California appellate court issues split decision on proposed L.A.-port-based rail yard – now what?!

Back on Aug. 6, 2013 I composed the “Legal challenge to proposed southern California-based rail yard project launchedAir Quality Matters blog post in which I reported: “In southern California … I understand that Burlington Northern Santa Fe Railway is proposing to build an expansive intermodal rail terminal that, if built, would sit on Port of Los Angeles terra firma. The proposed project’s name: The Southern California International Gateway (SCIG).”

Then on Apr. 3, 2016 in “Judge rules against SCIG – a ‘breather’ for Long Beach residents,” information in this post suggested that the project would not be moving forward.

I wrote: “The Natural Resources Defense Council (NRDC) in a prepared statement wrote: ‘The Natural Resources Defense Council filed a lawsuit today [June 7, 2013] in Los Angeles Superior Court on behalf of Harbor residents living within the shadow of the largest development on Port of Los Angeles property in more than a decade. The Plaintiffs contend the proposed Southern California International Gateway rail yard project violates the California Environmental Quality Act and the state and federal Civil Rights Acts, and will increase cancer rates, chances of children developing asthma, and add to chronic air pollution plaguing the region.’”

Satellite view of a portion of the Port of Los Angeles

Further adding: “On the lawsuit development front in ‘Judge Backs City of Long Beach in Rail Yard Project Suit; Port of LA & BNSF Sent Back to Drawing Board,’ what staff at Longbeachize reported was that the judge presiding over the case – Superior Court Judge Barry P. Goode – found in the plaintiff’s favor, essentially ruling that the project environmental analysis performed was inadequate.”

More on this, at the time and in response, the BNSF Railway in an Apr. 8, 2016 press release issued the following:

“The eight-year long environmental review was exhaustive, with a Draft Environmental Impact Report (EIR), Recirculated Draft EIR and Final EIR totaling more than 5,000 pages and an administrative record of more than 200,000 pages. As the court acknowledged in its ruling, ‘the EIR is an impressive piece of work. It is clear that a great deal of careful thought has been given to the environmental impacts of the project.’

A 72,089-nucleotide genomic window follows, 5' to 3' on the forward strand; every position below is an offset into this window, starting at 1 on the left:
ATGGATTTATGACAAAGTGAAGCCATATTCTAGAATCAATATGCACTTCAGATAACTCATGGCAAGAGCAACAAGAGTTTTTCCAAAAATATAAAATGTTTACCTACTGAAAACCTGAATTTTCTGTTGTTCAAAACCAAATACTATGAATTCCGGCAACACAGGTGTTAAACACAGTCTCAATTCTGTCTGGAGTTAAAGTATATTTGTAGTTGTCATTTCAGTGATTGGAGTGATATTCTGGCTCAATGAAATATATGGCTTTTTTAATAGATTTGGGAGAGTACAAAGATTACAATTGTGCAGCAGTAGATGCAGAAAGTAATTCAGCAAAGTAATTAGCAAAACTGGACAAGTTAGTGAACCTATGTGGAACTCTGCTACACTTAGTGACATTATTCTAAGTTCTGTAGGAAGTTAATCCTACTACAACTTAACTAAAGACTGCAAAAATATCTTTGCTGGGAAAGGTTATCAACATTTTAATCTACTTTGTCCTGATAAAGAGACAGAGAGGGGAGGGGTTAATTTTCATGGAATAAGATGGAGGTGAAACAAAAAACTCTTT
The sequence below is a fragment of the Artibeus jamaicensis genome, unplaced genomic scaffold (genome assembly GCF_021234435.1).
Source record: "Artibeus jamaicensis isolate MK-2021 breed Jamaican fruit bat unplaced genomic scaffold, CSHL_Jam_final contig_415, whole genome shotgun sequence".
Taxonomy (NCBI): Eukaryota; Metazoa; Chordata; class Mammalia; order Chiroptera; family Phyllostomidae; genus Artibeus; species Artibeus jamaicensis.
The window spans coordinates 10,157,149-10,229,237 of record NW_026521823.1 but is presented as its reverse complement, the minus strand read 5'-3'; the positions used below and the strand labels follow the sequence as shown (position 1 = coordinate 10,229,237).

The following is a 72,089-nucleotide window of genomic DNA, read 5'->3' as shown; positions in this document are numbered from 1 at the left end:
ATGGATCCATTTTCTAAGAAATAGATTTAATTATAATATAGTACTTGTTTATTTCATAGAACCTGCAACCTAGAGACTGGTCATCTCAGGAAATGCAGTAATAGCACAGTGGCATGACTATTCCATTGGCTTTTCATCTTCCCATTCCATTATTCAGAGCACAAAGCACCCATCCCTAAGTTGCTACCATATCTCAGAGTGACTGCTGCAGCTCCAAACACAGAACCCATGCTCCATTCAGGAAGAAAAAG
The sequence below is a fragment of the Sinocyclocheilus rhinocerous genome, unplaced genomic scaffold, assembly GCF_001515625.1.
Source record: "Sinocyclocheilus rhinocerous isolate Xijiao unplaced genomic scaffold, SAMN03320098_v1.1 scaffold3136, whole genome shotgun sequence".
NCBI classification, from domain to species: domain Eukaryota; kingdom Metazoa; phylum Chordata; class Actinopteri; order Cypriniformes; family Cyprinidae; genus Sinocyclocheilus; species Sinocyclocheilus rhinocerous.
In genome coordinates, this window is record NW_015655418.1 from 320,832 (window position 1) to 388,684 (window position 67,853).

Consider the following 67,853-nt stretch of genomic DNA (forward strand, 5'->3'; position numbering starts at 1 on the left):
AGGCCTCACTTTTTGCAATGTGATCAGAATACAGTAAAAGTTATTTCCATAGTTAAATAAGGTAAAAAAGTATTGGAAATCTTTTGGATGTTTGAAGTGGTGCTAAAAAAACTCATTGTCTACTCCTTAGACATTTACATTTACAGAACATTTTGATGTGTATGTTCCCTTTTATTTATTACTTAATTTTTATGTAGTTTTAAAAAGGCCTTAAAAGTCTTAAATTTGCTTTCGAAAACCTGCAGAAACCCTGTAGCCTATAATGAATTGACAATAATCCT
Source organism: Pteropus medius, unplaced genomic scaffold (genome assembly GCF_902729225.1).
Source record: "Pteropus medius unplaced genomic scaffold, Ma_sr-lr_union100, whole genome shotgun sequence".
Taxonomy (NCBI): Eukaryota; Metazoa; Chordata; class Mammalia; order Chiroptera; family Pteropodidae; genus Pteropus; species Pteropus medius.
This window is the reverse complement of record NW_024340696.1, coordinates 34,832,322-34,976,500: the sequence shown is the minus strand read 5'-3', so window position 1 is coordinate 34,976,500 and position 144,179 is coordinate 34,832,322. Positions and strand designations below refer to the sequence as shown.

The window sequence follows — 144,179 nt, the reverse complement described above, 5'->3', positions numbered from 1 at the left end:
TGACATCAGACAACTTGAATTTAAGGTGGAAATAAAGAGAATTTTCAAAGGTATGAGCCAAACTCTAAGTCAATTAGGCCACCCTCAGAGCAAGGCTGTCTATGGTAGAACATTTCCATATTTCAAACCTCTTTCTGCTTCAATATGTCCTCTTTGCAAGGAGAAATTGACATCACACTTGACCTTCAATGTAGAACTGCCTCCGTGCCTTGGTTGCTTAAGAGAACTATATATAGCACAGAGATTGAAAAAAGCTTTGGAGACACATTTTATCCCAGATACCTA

“BNSF was ready to invest $500 million in the regional economy with this facility, going well beyond legal requirements, including $100 million in green technologies such as electric cranes, ultra-low emission locomotives and solar energy. The company also made significant changes to the project’s design and operations in direct response to community feedback. In addition, BNSF committed to allow only clean trucks on designated industrial routes with GPS tracking, support for zero or near-zero emissions technologies, a soundwall, intensive landscaping, a local jobs training program and priority hiring for new jobs to qualified local job applicants.”

What I have now learned is that the project has received limited California Environmental Quality Act approval regarding “the project environmental analysis,” and, regarding the proposed project environmental impact report or EIR, the one outstanding issue remaining centers around certain air pollution impacts still needing addressing, apparently.

It is unclear at this time whether the case will be appealed to a higher court.

Meanwhile, from the same aforementioned press release the BNSF Railway describes the proposed project thus:

“The Southern California International Gateway (SCIG) would be located on an existing industrial site between the Terminal Island Freeway, Sepulveda Boulevard and Pacific Coast Highway with direct access to the Alameda Corridor. Currently, much of the freight transported from the port to other destinations by rail must travel by truck to rail yards near downtown Los Angeles more than 24 miles away. A new intermodal facility within four miles of the ports would allow trucks loaded with cargo containers from ships to travel just a short distance before transferring the containers to rail cars that would then travel through the Alameda Corridor and on to destinations throughout the country.”

I plan on providing further updates when information is available.

Stay tuned.

This post has been updated.

Image (upper): United States Geological Survey

Leave a Comment